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One to Go

Review

One to Go

Following his debut horror/thriller DEAD LIGHT, Mike Pace presents perhaps one of the most surprising novels I’ve come across in the past decade. Promoted as a thriller, this tale smacks more of the paranormal genre.

Tom Booker works 15-hour days at a powerful Washington corporate law firm. On Saturday, he sneaks out of the office early to take his young daughter and her friends to a museum, but the managing partner catches him in the elevator. Booker lies his way out of the quagmire, an easy task for an attorney. Still, he’ll catch hell from his ex if he’s not there in 10 minutes. Screeching tires out of the parking garage, Booker encounters the perpetual D.C. traffic snafu and takes an alternate route over Memorial Bridge.

"Although the dénouement is tied up a little too neatly by a Good Cop, this story is one of self-assessment, moral debate, ethics and redemption --- one ideal to be adapted for a blockbuster film."

Stressed from a grueling schedule and fear of his ex’s ire, Booker reaches for the glove compartment: “Just a sip to take the edge off.” As though DUI isn’t bad enough, Booker texts that he’s crossing the bridge. He looks up just as he crashes into the minivan carrying his daughter and her friends. The van teeters over the bridge railing but doesn’t fall. Booker extricates himself from his mangled Lexus GS430, arms lacerated and back aching from the wreck, into a surreal world. Smoke and steam from the smashed cars don’t move. Preppy Chad and Brit jog across the bridge, though, and offer him a bizarre do-over.

Instead of exchanging his soul for worldly pleasures, Booker’s Faustian bargain has a more pressing urgency. Mephistopheles takes the form of the clean-cut joggers, who propose a pact with their boss: Murder a stranger every other Saturday at midnight, or Booker’s seven-year-old daughter Janie, her three young friends and his ex’s sister will die, one by one, their souls booked on a one-way flight to Hades.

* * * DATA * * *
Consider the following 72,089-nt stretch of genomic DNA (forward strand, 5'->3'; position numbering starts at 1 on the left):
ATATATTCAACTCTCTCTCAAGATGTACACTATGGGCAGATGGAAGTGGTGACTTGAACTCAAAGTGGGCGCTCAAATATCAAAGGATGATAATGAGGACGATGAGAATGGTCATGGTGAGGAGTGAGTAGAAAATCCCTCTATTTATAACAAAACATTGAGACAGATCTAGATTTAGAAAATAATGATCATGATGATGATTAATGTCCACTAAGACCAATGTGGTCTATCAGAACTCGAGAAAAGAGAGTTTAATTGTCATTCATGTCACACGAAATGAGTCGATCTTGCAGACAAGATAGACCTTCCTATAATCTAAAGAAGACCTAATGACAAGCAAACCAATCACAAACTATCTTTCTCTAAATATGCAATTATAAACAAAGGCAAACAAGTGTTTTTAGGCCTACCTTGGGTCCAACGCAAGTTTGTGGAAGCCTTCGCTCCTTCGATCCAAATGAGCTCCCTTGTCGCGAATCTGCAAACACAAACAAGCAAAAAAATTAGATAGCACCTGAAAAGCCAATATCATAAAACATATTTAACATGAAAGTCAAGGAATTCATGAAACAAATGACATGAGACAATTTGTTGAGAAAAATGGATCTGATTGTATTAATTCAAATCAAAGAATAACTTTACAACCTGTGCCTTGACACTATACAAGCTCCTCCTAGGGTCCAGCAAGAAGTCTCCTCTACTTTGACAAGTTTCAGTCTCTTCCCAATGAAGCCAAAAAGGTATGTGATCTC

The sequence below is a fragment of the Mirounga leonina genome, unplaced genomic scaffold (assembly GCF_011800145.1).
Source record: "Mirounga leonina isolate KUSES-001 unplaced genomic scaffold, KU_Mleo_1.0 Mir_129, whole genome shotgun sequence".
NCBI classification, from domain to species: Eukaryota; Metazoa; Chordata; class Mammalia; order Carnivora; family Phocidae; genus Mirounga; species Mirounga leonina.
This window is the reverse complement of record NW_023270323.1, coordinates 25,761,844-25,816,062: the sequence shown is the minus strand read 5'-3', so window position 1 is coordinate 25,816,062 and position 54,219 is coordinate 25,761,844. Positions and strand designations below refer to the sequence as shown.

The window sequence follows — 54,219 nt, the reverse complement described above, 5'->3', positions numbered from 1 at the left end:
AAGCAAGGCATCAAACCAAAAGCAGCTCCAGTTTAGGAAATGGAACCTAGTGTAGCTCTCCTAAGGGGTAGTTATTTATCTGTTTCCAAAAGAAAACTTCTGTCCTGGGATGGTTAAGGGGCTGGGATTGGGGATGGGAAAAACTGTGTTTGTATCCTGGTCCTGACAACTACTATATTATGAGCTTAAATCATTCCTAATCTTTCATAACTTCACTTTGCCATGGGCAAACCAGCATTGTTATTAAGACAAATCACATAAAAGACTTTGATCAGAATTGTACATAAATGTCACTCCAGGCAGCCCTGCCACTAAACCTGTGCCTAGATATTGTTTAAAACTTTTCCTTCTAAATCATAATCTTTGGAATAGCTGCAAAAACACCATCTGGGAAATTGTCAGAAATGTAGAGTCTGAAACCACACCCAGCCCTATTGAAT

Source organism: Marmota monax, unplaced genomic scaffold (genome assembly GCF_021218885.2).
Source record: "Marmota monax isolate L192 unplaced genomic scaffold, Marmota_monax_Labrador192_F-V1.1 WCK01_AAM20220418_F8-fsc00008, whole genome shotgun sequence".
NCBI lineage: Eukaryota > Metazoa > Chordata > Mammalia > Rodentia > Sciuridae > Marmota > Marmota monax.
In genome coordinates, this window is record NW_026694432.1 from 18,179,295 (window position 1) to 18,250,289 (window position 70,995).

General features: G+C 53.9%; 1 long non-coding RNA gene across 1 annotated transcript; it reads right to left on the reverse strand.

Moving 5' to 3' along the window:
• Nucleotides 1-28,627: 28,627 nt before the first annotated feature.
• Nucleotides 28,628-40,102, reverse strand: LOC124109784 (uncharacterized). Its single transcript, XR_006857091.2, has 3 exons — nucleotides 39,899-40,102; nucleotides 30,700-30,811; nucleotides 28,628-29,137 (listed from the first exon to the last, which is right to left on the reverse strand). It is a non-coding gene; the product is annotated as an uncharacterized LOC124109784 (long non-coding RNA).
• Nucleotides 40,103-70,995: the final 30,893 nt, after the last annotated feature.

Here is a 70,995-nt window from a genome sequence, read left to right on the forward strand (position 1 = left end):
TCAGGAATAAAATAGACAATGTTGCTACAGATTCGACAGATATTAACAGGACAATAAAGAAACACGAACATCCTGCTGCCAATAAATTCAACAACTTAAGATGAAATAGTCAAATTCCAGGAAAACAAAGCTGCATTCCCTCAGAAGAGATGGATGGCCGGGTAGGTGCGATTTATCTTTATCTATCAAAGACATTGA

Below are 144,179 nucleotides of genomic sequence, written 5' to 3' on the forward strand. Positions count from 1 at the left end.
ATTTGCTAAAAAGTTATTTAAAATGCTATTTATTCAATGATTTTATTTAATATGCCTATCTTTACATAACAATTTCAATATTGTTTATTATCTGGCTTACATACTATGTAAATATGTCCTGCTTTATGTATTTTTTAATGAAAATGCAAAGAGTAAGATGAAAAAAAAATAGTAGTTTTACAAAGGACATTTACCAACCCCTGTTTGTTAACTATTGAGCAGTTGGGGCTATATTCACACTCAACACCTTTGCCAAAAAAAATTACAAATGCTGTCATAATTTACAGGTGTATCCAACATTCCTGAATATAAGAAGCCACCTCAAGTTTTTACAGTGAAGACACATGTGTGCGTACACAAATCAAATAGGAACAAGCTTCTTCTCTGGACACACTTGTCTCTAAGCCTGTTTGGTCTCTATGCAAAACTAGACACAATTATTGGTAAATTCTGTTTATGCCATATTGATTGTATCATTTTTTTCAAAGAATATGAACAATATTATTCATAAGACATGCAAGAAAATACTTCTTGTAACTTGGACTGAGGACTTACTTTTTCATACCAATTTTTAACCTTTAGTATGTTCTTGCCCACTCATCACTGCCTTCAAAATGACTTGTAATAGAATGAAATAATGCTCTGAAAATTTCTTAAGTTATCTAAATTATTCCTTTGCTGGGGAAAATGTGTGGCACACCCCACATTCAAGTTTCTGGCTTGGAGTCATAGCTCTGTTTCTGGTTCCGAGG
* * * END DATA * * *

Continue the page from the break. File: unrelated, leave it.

It’s a no-brainer --- probably a hallucination caused by booze and stress. His daughter’s life is worth the devil’s deal, and Booker has nothing to lose. Lawyers are trained to void contracts. Or so it seems. Two weeks later, his sister-in-law is bludgeoned to death by Gino, her mild-mannered husband. At midnight. Booker receives a text: “One down, four to go.”

Booker has two weeks to murder someone. Who better than a homicidal brother-in-law? He oils his slippery slope by justifying that Gino’s life is over. Success! None of his daughter’s friends die. A fortnight later, however, he misses his contractual obligation. Janie’s friend falls, breaking her neck. Instead of a text, Booker receives a photo of the dead girl. Two down, three to go.

The abominable attorney takes on pro bono criminal defense cases so that he can locate “lowlifes” to kill, which he justifies will save taxpayers money --- and his daughter’s life. The best laid plans of mice and rats often go awry. Booker bungles murder attempts and even shows remorse while in the act. What, a lawyer with a conscience?

Justice prevails, and Booker accepts a plea bargain from the ultimate judge. Although the dénouement is tied up a little too neatly by a Good Cop, this story is one of self-assessment, moral debate, ethics and redemption --- one ideal to be adapted for a blockbuster film.

Reviewed by L. Dean Murphy on December 5, 2014

One to Go
by Mike Pace

  • Publication Date: December 2, 2014
  • Genres: Fiction, Paranormal, Suspense, Thriller
  • Hardcover: 365 pages
  • Publisher: Oceanview Publishing
  • ISBN-10: 160809135X
  • ISBN-13: 9781608091355